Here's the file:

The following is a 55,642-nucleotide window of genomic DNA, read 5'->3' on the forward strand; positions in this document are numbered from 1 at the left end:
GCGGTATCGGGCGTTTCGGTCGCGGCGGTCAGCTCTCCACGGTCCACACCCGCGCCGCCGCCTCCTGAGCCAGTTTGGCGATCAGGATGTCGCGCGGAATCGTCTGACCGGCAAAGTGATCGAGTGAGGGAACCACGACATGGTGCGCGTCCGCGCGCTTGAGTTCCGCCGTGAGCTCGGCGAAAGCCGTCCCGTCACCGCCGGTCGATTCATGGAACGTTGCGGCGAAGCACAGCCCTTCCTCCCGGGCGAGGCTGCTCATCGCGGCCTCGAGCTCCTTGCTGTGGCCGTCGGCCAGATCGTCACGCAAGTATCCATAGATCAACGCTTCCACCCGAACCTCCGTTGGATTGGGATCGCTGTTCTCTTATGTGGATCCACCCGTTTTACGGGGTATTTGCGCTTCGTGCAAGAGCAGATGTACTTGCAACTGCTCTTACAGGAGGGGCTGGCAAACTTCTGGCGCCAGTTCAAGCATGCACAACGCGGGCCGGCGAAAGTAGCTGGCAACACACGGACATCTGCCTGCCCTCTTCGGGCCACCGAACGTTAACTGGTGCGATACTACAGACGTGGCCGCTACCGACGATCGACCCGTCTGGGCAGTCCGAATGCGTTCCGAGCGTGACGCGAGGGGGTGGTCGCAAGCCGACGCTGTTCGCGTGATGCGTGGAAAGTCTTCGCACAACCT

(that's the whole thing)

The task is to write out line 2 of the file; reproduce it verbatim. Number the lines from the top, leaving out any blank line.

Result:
GCGGTATCGGGCGTTTCGGTCGCGGCGGTCAGCTCTCCACGGTCCACACCCGCGCCGCCGCCTCCTGAGCCAGTTTGGCGATCAGGATGTCGCGCGGAATCGTCTGACCGGCAAAGTGATCGAGTGAGGGAACCACGACATGGTGCGCGTCCGCGCGCTTGAGTTCCGCCGTGAGCTCGGCGAAAGCCGTCCCGTCACCGCCGGTCGATTCATGGAACGTTGCGGCGAAGCACAGCCCTTCCTCCCGGGCGAGGCTGCTCATCGCGGCCTCGAGCTCCTTGCTGTGGCCGTCGGCCAGATCGTCACGCAAGTATCCATAGATCAACGCTTCCACCCGAACCTCCGTTGGATTGGGATCGCTGTTCTCTTATGTGGATCCACCCGTTTTACGGGGTATTTGCGCTTCGTGCAAGAGCAGATGTACTTGCAACTGCTCTTACAGGAGGGGCTGGCAAACTTCTGGCGCCAGTTCAAGCATGCACAACGCGGGCCGGCGAAAGTAGCTGGCAACACACGGACATCTGCCTGCCCTCTTCGGGCCACCGAACGTTAACTGGTGCGATACTACAGACGTGGCCGCTACCGACGATCGACCCGTCTGGGCAGTCCGAATGCGTTCCGAGCGTGACGCGAGGGGGTGGTCGCAAGCCGACGCTGTTCGCGTGATGCGTGGAAAGTCTTCGCACAACCT